A bread box stores your bread at room temperature, ensuring it stays fresh as long as possible. A good bread box will let a little air flow through it, which keeps condensation and mold development at bay. Keep an eye out for bread boxes that seal too tightly. Some websites will ignorantly tout the tight seals of certain bread boxes, but you know better. These might merely be aesthetic pieces that won't be great for your bread.
Where The Bread Hides
Now that you understand what a good quality bread box means for the life of your fresh bread, you can see that the bulk of the bread boxes on our list check all the marks to create stylish, competitive options. Each boasts its own methods for ventilation and preservation, and each has its own unique look.
The first thing you might want to consider is the material out of which your bread box is made. Our options include sheet steel, wood, and plastics, as well as a few combinations. Wood is the traditional choice, and it's the most naturally breathable of the materials, so you might not always see ventilation holes incorporated into wooden bread boxes.
Sheet steel models are usually designed to resemble old-fashioned tins, and they have a farmhouse appeal that would match a light, rustic design in a larger kitchen. They tend to have ventilation holes and hinged lids.
The plastic and metal models are meant to be space savers. They usually have a tapered rolling door design intended to minimize the footprint on your counter top. If you have a kitchen with limited space these are your best option.
More than anything else, though, you should consider the look of these bread boxes and how one will fit into the current decor of your kitchen. They all do a bang-up job keeping your bread fresh, and the differences in their looks is the biggest divide among them, so you can use that criterion to narrow down our list before taking things like size and materials into account.
Old Bread, Old Storage
People have stored their breads in a variety of bins and boxes for as long as bread has been around. How long that's been is something of a debate. It's been confirmed by archeological evidence that early man smashed wild grains in water to make them easier to eat and digest. The mixture would form a kind of paste not unlike the very crude dough in certain modern recipes.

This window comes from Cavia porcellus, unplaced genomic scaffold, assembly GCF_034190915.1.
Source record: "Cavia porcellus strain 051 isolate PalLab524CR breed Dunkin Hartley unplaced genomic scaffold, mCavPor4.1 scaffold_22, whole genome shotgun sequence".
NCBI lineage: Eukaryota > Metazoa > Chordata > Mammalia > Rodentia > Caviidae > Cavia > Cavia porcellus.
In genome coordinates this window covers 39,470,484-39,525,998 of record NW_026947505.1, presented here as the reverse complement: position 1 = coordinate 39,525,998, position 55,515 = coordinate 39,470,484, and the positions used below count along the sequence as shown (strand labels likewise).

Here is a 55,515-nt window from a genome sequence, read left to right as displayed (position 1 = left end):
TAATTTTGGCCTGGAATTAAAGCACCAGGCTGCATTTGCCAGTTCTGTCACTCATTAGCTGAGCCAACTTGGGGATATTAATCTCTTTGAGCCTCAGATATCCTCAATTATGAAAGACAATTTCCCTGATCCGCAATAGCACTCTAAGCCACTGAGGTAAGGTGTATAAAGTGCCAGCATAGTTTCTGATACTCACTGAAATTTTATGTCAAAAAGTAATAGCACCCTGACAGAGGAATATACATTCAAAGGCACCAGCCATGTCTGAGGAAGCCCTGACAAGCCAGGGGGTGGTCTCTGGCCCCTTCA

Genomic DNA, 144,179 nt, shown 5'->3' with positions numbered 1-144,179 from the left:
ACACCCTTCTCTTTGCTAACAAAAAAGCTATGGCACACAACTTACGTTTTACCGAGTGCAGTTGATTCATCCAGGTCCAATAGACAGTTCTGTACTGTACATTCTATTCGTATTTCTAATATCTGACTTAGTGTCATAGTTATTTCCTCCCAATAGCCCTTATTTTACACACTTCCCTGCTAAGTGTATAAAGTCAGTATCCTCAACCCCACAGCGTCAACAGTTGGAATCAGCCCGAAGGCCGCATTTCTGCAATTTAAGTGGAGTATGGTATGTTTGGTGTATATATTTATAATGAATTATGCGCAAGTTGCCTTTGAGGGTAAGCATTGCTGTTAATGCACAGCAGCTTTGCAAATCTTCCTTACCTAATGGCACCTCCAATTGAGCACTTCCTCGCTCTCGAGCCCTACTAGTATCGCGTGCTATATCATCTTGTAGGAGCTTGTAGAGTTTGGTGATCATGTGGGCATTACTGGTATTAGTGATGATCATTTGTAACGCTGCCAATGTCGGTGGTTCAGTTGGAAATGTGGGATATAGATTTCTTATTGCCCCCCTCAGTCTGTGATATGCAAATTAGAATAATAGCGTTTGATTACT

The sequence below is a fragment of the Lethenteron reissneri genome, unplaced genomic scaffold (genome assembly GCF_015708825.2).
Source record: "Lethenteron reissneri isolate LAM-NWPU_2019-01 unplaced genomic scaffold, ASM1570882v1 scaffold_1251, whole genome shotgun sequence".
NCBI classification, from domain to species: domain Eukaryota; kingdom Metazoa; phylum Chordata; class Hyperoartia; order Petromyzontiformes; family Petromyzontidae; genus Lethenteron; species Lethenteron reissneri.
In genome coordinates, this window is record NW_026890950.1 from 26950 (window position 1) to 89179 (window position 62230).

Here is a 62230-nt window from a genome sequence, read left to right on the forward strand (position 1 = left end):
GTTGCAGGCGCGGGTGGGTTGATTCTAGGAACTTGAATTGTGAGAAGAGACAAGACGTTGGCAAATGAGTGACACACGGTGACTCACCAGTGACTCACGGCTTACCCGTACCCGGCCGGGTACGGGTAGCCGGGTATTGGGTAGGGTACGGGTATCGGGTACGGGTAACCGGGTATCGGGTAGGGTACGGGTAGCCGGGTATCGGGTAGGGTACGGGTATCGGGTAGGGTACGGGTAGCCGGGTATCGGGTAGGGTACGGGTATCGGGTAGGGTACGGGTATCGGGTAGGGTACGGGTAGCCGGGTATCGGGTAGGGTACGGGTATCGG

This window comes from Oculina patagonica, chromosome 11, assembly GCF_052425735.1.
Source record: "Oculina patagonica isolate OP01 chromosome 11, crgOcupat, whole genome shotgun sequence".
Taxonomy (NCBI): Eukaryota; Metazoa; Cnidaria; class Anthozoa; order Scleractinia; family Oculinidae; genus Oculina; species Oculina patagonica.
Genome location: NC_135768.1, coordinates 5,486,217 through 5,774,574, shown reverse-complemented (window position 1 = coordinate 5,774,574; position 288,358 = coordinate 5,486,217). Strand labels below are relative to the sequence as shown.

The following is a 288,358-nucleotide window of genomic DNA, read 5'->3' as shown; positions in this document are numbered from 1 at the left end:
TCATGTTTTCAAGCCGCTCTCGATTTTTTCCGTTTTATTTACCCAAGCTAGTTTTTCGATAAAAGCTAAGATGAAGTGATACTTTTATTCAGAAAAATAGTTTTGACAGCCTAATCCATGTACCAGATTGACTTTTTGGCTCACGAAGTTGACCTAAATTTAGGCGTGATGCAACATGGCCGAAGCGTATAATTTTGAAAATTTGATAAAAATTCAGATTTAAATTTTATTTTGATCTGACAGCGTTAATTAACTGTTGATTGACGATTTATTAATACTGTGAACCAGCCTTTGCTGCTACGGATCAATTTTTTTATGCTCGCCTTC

It's likely that, somewhere on the smoldering plains of ancient Egypt, an individual made such a mixture of crushed grain and water and left it for whatever reason on a hot surface. He probably came back for it later and discovered the way in which its consistency had been altered by the time and the heat. This may have lead him to experiment with the process further, eventually refining a bread making process that would start a revolution in human diet and agriculture.
Of course, this is all pre-historic speculation backed up by a little archeological evidence and, eventually, by hieroglyphic information. By the time the Egyptians began recording their experiences in hieroglyphics and other writings, bread must have been an established food, for it appears in their writing more or less from their beginning.
In those days, bread was stored in baskets woven from reeds and similar materials. It wouldn't be until bread migrated into European nations that we would see more Westernized efforts at maintaining freshness, which included homemade bread boxes very similar to some of the ones on our list.